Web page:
So you’re thinking about starting a food truck business? Yeah? Well, I’ve got both bad and good news for you:
The Bad News – You’re not exactly ahead of the curve. Back in 2008, a Le Cirque pastry sous chef took street food and sweets to a new level by launching a mobile food vending business…and many entrepreneurs have jumped to the ‘food truck’ bandwagon since then.
The Good News – People love to eat and sample new dishes. The demand will always be there! You can take a slice of the pie and make a killing…provided that you start your mobile restaurant business right.
And that’s what this brief guide is all about!
Backing Up Your Ideas With Financing
As with any entrepreneurial endeavor, great ideas alone won’t get your food truck business to the top…securing and backing them up with financing should be on top of your to-do list.
Consulting online food truck forums; talking to individuals who’ve ‘been there and done that’; and browsing through sales websites will help you get a clearer picture of how much financial fire-power you need to get your food truck business rolling.
The total costs of food trucks vary radically. Used hotdog-style carts are usually within the $2000-3000 price range. On the other hand, a used truck that’s been overhauled and revamped for driving and vending can cost a whopping $40,000!
You don’t want to spend too little or break your bank account when starting a food truck business. So my advice: sit down with your partner (if you have one); create a list of what you think you need to get started; and thoroughly and objectively analyze each item.
If you’re in New York or Los Angeles, going for a used food cart or truck is HIGHLY recommended for two reasons.
1. Food carts and mobile restaurants are VERY popular in these two cities so it’s very easy to find a previously-owned truck that’s in good shape…ready for vending and driving.
2. Priced at $75,000 to $100,000 (according to New York Magazine’s market analysis), tell me: do you really want to spend that MUCH on a new food truck? And we’re not even talking about retrofitting the truck (ex.: installing new vending windows; electricity; retail payment system, etc.), which is another significant expense.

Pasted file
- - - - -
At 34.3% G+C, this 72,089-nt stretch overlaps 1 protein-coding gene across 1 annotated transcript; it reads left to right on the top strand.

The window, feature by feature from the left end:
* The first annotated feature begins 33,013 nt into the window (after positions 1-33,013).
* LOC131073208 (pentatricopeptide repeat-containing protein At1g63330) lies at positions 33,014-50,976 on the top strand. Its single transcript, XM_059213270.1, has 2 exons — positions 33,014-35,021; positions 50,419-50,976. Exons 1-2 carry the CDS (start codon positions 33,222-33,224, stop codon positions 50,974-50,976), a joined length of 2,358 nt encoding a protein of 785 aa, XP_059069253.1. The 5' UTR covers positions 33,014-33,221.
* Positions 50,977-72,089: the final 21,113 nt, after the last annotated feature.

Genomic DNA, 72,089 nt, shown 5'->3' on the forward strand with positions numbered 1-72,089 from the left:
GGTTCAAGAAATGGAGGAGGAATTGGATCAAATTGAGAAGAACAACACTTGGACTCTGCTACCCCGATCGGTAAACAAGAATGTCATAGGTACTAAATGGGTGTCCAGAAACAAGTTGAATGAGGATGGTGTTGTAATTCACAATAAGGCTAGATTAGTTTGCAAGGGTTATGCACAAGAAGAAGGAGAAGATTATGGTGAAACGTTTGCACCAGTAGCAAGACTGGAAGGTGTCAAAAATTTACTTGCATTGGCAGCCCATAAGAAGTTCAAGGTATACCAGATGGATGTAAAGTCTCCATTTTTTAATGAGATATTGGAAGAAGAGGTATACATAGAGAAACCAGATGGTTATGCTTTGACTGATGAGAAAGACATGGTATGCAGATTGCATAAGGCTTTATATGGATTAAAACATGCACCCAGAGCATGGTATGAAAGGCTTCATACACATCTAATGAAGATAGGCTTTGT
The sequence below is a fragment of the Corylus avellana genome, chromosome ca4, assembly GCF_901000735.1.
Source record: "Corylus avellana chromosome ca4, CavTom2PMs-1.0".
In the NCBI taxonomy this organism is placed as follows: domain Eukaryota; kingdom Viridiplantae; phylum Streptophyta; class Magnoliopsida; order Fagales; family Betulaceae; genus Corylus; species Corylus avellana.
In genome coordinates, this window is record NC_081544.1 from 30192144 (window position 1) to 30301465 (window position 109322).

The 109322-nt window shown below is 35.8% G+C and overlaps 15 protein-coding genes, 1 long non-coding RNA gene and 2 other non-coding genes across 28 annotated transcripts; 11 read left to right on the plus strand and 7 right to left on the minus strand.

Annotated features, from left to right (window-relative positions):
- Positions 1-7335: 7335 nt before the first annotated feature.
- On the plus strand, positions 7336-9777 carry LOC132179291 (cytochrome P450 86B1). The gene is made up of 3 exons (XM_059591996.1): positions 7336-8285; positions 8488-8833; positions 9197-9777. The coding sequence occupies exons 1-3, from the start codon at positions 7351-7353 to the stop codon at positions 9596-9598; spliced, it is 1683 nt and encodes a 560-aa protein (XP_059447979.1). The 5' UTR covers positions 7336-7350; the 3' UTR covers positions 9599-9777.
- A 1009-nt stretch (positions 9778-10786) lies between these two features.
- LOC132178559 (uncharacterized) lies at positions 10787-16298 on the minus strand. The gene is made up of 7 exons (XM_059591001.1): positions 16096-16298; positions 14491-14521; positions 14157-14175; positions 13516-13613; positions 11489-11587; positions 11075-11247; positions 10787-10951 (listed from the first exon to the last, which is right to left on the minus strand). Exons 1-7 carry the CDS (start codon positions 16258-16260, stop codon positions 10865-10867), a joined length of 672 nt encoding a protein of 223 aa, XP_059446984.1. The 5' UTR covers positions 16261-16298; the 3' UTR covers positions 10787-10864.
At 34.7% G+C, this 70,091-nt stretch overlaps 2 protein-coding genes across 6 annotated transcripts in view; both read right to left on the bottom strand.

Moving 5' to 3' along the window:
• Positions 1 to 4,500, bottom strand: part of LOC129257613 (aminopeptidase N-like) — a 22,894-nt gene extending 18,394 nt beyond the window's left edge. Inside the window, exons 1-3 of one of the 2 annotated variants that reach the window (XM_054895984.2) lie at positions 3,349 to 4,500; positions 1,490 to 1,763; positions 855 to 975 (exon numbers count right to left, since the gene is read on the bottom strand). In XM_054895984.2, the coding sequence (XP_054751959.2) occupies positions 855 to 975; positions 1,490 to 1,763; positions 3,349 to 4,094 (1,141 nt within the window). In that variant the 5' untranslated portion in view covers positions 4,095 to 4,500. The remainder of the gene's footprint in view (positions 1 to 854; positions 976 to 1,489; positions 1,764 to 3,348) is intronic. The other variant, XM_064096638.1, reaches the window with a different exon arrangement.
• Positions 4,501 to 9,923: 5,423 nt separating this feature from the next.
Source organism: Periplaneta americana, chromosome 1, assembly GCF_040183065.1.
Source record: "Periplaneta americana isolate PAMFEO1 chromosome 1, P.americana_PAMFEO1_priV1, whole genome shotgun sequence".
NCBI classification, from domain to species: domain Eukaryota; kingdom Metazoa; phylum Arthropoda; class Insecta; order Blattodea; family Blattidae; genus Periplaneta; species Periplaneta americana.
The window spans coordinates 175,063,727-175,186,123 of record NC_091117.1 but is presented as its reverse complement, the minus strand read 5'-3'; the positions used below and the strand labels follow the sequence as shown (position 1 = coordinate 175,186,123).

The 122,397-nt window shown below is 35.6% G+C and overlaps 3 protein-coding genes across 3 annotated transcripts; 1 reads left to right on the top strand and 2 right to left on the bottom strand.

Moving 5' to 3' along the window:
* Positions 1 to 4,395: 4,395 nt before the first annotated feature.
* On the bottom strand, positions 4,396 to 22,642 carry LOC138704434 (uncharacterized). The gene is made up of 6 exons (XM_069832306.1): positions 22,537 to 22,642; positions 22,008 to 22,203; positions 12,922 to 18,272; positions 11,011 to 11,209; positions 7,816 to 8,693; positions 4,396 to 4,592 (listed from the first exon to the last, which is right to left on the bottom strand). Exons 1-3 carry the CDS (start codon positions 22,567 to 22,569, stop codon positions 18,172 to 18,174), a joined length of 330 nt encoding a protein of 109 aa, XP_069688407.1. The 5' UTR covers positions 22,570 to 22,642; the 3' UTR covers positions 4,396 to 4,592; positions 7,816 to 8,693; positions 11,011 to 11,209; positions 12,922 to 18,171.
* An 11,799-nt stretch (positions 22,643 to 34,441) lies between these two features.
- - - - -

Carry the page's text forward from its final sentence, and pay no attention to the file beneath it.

Get The Paperworks Done
As a food cart or mobile restaurant owner, the permitting and licensing process you have to go through is NOT as stringent compared to a brick-and-mortar business. That said, there are paperworks and other costs you need to consider. Here are some:
Acquisition Of Permit / License: This varies based on the state or location you plan to operate in. For example, in New York, a food truck owner needs to get a Mobile Food Vendor License. His vending truck, on the other hand, needs to have a Mobile Food Vending Unit Permit.
Be warned, however, that getting licensed can be tough. This is especially true for cities like New York and Los Angeles where there’s a cap for the number of food truck licenses they issue at any specific time.
According to Street Vendor Project, it’s very identical to liquor licenses whose waiting list can extend up to 10 years!
Insurance For Your Truck: While it shouldn’t cost more than standard vehicle insurance, you should take the time to keep your insurance provider “in the loop” when it comes to other risks your truck might pose (ex.: propane tanks; open flame; etc.). Ask what coverage they provide or if you need to upgrade your insurance plan to get those covered.
Storage And Nighttime Security: In some cities, local health departments oblige food trucks and mobile restaurants to be parked in state-approved locations when not on duty. If your city imposes such regulations, you’ll have to shoulder the parking, electricity, and refrigeration costs.
Use Social Media To Your Advantage!
Buzz and hype – these two are indispensible when it comes to your food truck’s success. After all, regardless how mouth-watering the meals you serve are, if other people don’t know about them, no one will buy from you!
But thanks to social media, you don’t have to pay for expensive local TV, radio, and newspaper ads to spread the word about your newly-launched food truck business. Nowadays, a simple tweet or Facebook status update is all it takes to keep your current and would-be customers updated with your daily specials; menu for the day; and locations.
And speaking of location, you should be careful where you set up shop. If you’re new in the industry, steer clear from brick-and-mortar food businesses as much as possible…or at least until you earn that reputation as a regular ‘crowd drawer and pleaser’ that could help local food establishments gain more exposure and business.
Some Ideas On Using Social Media:
Aside from tweeting your locations and daily menu, here are other social media marketing ideas you can use:
– Crowdsource menu ideas from fans and followers.
– Hold an online poll for a new truck design.
– Conduct user satisfaction surveys through Twitter and Facebook.
I’m sure you can think of other ideas, but here’s the bottom line: you want to use social media at every opportunity to interact and build a better relationship with your followers and customers.